My grandfather on my father’s side, Israel Goldman, was born in the town of Akkerman, Bessarabia , in the early 1860s. Akkerman, which is now called Belgorod-Dnestrovsk, was located on the bank of the Dnestr firth. It was a picturesque town. In the 1980s I visited it to look for my grandparents’ graves and saw gravestones from the 17th century at the local cemetery. The town had Russian, Ukrainian, Moldavian, Gagauz , Hungarian and Jewish inhabitants. There was a synagogue and a Jewish community. My grandfather owned a wine store and a tavern on the outskirts of town. He died in the 1890s. My grandmother, Masia Goldman, raised their five sons alone.
My grandmother was younger than my grandfather. She was born in the late 1860s. My father told me that she was a very special person. After my grandfather died she took over his business. The store was in the same house where they lived, and from what my father told me, I imagine that it was just a room with a separate door. Jews had their houses spread all over the town. My father told me that they got on very well with their neighbors. During a big pogrom in 1905 a Christian priest, their neighbor, gave them shelter in his house.
On Pesach Grandmother Masia cooked traditional Jewish food: gefilte fish and pudding from matzah that she bought at the synagogue. She put a decanter of wine on the table. They went to the synagogue on holidays and celebrated Sabbath. My father didn’t tell me whether they followed the kashrut. My grandmother died in the 1910s before I was born.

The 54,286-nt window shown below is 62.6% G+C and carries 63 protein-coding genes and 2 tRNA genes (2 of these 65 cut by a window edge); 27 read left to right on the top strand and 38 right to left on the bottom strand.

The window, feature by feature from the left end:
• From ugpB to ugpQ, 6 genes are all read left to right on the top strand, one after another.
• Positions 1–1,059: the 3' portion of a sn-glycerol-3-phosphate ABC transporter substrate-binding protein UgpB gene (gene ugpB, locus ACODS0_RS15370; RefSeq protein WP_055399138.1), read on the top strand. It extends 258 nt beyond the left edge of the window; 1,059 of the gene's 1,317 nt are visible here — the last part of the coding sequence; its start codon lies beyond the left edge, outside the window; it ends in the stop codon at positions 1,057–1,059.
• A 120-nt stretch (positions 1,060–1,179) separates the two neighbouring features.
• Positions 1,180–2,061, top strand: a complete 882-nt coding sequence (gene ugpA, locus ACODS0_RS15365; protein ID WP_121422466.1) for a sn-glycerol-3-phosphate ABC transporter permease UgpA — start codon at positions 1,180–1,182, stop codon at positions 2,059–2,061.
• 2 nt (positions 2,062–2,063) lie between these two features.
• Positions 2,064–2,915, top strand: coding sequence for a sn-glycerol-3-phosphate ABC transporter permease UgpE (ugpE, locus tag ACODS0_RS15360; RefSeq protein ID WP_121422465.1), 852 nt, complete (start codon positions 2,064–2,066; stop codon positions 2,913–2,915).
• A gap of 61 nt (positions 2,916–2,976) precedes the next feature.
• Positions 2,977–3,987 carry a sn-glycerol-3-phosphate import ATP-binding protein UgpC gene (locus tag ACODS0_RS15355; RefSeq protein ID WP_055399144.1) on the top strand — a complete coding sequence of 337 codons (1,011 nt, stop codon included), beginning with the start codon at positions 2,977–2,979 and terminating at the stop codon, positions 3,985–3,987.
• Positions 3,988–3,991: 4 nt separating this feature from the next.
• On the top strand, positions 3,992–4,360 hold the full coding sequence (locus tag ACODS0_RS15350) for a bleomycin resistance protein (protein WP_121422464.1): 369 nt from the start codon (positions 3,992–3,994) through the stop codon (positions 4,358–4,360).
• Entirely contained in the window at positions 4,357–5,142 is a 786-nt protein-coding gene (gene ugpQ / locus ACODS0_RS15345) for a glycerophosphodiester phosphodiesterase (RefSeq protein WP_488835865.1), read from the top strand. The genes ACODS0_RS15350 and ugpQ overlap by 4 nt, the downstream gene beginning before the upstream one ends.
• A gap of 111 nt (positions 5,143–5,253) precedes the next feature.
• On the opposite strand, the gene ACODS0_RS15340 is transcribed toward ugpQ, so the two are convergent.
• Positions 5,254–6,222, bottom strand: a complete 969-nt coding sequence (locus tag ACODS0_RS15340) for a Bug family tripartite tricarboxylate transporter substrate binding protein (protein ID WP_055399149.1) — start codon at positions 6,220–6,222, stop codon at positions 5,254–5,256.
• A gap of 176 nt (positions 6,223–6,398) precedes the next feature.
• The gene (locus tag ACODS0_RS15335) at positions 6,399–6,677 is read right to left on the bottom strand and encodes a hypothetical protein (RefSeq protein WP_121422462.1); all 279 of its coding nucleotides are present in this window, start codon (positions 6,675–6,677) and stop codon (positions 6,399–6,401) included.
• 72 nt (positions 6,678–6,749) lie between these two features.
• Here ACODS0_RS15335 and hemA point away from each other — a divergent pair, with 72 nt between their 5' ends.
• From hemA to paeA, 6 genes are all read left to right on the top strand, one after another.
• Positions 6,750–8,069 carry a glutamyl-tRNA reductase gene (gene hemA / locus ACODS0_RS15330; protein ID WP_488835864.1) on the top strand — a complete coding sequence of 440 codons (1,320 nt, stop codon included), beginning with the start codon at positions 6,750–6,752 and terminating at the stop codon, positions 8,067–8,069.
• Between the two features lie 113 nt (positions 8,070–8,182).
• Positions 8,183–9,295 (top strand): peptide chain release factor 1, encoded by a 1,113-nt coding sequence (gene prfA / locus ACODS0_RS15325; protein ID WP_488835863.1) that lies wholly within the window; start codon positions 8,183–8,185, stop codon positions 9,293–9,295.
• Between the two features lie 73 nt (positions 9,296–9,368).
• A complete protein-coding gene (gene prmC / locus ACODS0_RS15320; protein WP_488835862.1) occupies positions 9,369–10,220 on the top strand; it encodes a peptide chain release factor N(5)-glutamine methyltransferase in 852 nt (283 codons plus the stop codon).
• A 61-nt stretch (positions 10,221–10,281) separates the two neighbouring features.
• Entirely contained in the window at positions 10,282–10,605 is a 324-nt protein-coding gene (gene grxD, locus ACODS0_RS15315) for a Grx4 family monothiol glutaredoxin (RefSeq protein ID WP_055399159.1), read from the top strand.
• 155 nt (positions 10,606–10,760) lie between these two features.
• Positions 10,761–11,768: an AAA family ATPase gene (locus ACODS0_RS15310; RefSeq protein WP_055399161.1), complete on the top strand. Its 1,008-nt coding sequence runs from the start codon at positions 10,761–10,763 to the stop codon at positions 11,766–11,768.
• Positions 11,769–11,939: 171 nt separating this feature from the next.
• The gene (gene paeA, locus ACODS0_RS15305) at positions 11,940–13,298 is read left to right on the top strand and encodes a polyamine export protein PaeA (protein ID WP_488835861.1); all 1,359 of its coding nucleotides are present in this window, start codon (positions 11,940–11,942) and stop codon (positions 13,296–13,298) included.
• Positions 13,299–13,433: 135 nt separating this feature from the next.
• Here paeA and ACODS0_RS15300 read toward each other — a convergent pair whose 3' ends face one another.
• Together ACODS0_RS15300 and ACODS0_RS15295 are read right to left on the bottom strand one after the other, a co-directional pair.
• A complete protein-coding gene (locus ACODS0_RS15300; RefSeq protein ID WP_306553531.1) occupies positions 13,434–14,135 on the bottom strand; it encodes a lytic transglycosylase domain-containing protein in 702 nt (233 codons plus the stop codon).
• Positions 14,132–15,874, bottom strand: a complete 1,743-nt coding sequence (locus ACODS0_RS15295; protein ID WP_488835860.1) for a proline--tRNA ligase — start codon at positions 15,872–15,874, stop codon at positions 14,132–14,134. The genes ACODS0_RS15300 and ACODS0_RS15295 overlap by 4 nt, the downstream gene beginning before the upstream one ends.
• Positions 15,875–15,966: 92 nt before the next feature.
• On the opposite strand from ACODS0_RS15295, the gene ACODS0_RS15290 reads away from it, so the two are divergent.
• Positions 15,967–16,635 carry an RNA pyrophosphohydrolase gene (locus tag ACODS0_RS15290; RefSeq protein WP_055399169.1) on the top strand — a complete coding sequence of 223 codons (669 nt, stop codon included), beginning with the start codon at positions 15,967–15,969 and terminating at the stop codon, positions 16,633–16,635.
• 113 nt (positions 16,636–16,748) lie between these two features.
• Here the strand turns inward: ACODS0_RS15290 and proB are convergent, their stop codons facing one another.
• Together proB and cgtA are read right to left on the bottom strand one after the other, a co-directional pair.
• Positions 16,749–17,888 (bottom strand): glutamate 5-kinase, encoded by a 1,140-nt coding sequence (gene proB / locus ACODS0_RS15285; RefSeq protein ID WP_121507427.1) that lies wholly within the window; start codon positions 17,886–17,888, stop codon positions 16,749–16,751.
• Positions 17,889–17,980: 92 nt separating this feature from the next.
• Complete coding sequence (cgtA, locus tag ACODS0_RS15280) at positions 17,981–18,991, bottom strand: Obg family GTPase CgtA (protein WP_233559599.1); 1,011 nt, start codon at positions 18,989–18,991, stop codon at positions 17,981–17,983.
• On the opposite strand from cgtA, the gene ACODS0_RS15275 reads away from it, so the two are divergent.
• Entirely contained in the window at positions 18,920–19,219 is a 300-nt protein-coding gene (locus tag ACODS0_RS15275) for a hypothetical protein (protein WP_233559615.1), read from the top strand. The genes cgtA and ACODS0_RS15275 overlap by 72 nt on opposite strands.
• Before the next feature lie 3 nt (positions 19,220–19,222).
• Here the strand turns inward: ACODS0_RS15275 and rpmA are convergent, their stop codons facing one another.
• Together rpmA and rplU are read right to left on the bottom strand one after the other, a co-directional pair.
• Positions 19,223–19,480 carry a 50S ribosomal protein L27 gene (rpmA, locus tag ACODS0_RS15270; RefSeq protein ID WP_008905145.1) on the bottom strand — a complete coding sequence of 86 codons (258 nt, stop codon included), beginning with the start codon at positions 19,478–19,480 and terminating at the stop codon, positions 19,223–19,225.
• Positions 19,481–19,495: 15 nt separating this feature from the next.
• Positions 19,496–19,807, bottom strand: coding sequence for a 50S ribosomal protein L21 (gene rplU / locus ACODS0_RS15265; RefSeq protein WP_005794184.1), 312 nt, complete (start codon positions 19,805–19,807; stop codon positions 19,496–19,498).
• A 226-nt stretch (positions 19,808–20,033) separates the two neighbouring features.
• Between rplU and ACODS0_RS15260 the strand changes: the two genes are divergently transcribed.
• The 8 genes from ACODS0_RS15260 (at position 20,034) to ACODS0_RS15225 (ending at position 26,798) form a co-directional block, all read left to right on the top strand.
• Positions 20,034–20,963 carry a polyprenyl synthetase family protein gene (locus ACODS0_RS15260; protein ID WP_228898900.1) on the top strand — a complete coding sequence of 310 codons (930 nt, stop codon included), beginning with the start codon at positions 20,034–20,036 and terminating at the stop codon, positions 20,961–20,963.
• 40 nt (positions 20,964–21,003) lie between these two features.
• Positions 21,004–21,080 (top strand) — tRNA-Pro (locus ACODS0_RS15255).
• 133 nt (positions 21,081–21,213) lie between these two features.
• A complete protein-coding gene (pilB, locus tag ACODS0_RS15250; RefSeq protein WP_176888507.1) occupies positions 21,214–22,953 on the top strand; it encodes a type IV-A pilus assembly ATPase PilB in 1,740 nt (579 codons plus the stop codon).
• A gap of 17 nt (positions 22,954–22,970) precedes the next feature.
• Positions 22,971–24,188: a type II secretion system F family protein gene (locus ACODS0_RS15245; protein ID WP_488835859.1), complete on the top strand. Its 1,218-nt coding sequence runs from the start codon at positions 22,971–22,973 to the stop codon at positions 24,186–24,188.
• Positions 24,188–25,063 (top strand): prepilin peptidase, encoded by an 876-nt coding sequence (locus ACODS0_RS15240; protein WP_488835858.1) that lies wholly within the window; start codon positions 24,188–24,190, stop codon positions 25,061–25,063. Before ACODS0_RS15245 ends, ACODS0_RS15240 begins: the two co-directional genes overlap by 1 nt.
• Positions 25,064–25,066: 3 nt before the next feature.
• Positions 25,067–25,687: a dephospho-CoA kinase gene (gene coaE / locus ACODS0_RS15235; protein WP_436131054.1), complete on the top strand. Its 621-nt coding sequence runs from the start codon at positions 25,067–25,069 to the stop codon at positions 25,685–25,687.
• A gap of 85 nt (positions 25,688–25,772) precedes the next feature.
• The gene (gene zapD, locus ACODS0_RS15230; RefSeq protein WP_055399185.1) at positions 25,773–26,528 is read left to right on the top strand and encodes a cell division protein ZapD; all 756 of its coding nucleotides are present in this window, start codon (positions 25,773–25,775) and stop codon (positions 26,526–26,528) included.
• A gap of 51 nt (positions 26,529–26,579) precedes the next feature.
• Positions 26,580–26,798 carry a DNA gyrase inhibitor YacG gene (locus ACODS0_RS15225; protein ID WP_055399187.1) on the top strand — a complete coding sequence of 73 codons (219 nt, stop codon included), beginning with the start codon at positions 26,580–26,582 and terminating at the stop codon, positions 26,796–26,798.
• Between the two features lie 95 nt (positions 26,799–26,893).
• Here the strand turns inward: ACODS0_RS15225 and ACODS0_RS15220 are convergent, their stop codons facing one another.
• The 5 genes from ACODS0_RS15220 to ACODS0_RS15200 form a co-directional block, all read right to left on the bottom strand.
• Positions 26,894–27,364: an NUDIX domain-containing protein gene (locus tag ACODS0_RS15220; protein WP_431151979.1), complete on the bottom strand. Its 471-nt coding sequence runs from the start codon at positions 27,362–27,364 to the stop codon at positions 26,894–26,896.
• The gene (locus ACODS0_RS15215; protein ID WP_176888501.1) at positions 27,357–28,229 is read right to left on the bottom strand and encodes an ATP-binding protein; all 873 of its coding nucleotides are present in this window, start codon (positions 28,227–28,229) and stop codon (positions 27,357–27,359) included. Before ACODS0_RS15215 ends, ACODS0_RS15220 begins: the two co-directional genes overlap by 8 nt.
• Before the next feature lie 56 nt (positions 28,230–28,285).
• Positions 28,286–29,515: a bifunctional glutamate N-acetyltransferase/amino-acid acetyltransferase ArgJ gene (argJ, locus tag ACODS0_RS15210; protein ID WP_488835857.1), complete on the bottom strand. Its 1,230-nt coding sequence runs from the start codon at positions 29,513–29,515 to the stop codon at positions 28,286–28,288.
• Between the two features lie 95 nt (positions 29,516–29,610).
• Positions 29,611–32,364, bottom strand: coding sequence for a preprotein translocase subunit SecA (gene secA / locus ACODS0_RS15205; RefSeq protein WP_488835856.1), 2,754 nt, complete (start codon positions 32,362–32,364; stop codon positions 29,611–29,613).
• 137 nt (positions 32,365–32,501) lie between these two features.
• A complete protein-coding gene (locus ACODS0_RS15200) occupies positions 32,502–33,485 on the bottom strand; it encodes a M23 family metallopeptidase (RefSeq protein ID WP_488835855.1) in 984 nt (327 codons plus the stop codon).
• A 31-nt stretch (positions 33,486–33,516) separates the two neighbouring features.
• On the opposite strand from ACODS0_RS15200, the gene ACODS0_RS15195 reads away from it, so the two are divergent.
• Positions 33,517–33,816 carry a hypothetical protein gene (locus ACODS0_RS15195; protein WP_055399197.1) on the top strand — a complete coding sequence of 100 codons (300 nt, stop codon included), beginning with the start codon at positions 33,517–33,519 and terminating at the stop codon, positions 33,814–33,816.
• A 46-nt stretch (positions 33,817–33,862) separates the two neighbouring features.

My father had four brothers, but I only know details about two of them. His brother Leo was born around 1884. He lived in Akkerman. He was a merchant before the Revolution of 1917 . He spoke Romanian and often went to purchase goods in Romania. I believe he was a merchant after the Revolution, too, but I’m not sure. He evacuated from Bessarabia in 1941 and came to Odessa. He was in the ghetto with us. He was shot in Dalnik  near Odessa on 23rd February 1942.
My father’s other brother, Zeilik, was born in 1886. He also lived in Akkerman. He was married twice. He had a daughter, Mirrah, with his first wife. His first wife died. His second wife’s name was Rukhl. They had two children: a son, Sasha, and a daughter, Bronia. During the Great Patriotic War  he was in evacuation in Fergana. After the war he returned to Belgorod-Dnestrovsk and continued to work in commerce. He died in the 1970s. Mirrah moved to Israel in the 1980s. She died in 1989. Sasha died in Rovno in 1992, and Bronia in Belgorod-Dnestrovsk in 1998.